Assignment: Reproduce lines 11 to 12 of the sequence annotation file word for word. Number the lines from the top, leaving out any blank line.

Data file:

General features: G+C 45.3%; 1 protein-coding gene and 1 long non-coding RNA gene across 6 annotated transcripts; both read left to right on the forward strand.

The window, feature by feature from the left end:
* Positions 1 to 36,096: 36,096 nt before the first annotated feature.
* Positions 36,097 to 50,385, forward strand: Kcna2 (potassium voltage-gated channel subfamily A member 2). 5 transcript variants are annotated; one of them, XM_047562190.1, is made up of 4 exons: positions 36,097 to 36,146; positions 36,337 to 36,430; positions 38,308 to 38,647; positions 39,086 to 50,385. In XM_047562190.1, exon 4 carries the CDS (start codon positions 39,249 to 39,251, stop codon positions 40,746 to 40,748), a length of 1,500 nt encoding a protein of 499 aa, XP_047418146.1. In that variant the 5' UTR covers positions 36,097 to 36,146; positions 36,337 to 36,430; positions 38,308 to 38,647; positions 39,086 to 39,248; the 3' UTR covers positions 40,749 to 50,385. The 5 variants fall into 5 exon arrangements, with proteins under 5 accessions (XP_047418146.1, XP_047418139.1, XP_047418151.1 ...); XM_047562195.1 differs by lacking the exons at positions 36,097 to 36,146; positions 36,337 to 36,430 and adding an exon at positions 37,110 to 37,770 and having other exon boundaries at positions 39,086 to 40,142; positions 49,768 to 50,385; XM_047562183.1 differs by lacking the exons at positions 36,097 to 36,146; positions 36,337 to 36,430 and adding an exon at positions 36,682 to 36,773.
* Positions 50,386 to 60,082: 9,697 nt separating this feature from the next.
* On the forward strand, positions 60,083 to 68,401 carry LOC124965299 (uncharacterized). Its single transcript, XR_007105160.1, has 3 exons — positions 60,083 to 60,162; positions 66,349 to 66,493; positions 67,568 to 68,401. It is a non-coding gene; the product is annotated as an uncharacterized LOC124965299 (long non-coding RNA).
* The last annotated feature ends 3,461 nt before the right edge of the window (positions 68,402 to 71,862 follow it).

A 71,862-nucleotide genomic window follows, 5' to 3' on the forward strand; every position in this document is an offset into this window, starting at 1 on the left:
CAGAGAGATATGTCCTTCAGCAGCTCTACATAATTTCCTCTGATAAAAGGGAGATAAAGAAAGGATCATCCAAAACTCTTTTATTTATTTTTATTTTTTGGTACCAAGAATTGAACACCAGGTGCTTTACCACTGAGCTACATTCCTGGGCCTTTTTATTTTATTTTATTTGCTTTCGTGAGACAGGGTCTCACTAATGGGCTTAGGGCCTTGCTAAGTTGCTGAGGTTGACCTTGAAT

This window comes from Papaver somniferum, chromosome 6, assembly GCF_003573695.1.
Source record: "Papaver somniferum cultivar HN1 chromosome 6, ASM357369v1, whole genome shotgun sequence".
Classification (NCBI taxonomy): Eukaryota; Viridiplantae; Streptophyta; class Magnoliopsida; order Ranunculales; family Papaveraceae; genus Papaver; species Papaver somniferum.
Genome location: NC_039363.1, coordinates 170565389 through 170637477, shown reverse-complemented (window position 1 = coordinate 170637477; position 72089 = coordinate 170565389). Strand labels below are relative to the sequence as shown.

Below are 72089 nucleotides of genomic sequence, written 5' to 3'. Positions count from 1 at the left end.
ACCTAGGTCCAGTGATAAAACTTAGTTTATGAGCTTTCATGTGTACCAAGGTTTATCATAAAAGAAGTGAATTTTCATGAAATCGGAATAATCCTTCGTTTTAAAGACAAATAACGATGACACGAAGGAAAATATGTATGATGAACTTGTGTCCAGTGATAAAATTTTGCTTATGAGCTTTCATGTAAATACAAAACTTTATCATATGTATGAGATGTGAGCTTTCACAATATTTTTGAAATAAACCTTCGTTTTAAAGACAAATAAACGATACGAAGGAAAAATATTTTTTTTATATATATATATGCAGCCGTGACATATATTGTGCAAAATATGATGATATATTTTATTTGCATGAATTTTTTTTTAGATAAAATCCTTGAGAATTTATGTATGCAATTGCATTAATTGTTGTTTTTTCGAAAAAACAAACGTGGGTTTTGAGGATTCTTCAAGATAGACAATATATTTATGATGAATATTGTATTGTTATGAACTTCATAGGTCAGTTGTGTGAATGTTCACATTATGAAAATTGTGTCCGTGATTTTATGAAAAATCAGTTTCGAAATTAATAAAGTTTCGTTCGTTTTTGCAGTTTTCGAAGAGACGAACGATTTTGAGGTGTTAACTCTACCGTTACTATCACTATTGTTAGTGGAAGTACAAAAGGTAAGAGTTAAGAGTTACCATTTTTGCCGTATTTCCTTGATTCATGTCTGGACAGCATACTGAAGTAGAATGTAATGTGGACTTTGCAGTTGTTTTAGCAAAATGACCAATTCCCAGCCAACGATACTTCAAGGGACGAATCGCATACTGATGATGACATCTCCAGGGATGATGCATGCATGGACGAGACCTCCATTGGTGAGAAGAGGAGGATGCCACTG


Source record: "Papaver somniferum cultivar HN1 chromosome 6, ASM357369v1, whole genome shotgun sequence".
Classification (NCBI taxonomy): Eukaryota; Viridiplantae; Streptophyta; class Magnoliopsida; order Ranunculales; family Papaveraceae; genus Papaver; species Papaver somniferum.